When his nosey mom gets it in her mind that his ex girlfriend is the best thing that had happened to him, he has to get her off his back. Who else to do that with but Stephanie? And when Ethan offers her a deal she can’t refuse, Stephanie has no choice but to roll with it. 

“Who knew that pretending you’re not falling for someone would be so much more difficult than pretending that you are?”

In the entire Redemption series, I’ve sympathized most with Ethan. His world—his entire fucking world—went to shit on the same day. One after another, the people he loved dropped out of his life like flies. And this is also the precise reason that he remains one of my favorite characters to date. He isn’t the suffer-in-silence type, but he also isn’t an asshole. Not really. His only problem is that he’s too accustomed to prim and proper and seeing life through a pipe; is he short-sighted? Yes. Does he care a little too much about what people think? Definitely.

But seeing it through his eyes made me understand where he comes from a bit better. I didn’t agree or accept his reasons and actions, but I understood them.

Stephanie, like Ethan, tries to run away from home. From her recently deceased mother and her newly married father and her new stepmother who looks a lot like her mother. She was angry and holding grudges, while also being simultaneously tired of fighting…everything. And in letting Ethan cajole her into becoming this rich Hamptons girl, she doesn’t realize how deep she’s falling for him.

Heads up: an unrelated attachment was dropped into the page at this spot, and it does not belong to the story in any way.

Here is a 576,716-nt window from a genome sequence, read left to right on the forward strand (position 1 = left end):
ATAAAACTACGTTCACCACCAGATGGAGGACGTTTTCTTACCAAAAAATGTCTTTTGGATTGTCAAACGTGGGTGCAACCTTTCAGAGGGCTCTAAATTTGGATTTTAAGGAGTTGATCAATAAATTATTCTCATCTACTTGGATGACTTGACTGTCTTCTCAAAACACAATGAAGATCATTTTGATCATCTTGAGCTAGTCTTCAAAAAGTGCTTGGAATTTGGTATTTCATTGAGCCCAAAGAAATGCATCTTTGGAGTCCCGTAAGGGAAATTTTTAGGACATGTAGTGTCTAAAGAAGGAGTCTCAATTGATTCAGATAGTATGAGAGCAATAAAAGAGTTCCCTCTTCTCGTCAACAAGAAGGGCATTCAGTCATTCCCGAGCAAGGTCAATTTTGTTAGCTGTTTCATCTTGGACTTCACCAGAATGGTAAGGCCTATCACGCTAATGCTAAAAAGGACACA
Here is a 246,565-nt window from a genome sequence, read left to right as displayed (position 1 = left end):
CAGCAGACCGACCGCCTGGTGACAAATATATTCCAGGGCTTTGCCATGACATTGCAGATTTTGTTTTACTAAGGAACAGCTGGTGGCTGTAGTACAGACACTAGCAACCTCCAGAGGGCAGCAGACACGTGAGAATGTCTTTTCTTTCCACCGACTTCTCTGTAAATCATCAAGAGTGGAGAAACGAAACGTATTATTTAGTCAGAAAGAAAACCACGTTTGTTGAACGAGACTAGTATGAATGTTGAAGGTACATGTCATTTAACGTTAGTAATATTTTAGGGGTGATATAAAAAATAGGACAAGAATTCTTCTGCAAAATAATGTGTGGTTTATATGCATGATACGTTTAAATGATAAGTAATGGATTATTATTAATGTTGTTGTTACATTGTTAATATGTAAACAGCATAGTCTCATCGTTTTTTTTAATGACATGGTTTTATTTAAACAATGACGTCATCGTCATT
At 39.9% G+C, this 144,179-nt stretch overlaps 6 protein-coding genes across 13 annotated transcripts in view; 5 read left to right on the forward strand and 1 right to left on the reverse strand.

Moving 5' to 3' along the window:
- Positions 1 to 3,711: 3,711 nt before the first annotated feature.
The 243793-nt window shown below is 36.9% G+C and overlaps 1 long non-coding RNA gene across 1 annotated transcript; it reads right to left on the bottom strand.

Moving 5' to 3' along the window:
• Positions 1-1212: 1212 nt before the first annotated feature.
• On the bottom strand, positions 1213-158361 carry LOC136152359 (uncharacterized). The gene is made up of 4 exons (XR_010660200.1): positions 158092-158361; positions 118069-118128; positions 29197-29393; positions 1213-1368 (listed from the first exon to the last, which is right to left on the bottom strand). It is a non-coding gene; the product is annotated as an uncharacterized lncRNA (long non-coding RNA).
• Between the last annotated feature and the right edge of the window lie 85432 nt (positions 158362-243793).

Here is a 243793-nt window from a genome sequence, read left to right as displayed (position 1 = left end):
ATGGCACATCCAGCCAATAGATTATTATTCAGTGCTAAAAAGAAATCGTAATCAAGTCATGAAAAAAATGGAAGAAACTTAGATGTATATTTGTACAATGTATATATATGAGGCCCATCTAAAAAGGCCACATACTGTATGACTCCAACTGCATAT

It was only after I finished reading the book that I realized the metaphorical play on words that is the title of this book. “Isn’t she lovely?” would be something an artist would say to his audience, while standing back and priding himself on the piece of art he has displayed. And that’s specifically what Ethan tried to do. Make Stephanie into something she’s not and pride himself on having pulled it off well enough to fool his family.

Stupid? Immensely. But if you read the book, you’ll know how difficult it is to hate Ethan Price.

The only thing that didn’t work for me in this book was the predictability of this book. It didn’t add anything to the New Adult genre—considering most of the book revolved around the characters themselves, and not their experiences in college—and I hadn’t expected it to, really, but the entire book was obvious. There’s really no better way to put it. From page one to the end, I knew exactly where the book was going.

As usual, though, Lauren Layne wins with this book. She takes the character building to a whole new level and her type of writing leaves you in no doubt of her prowess. She’s always been nothing lesser than a conflict resolving Goddess to me and with Isn’t She Lovely, she’s proved herself all over again.

*I was provided a free eARC of this book in exchange of an honest review. This did not in any way, however, influence the content of this review.*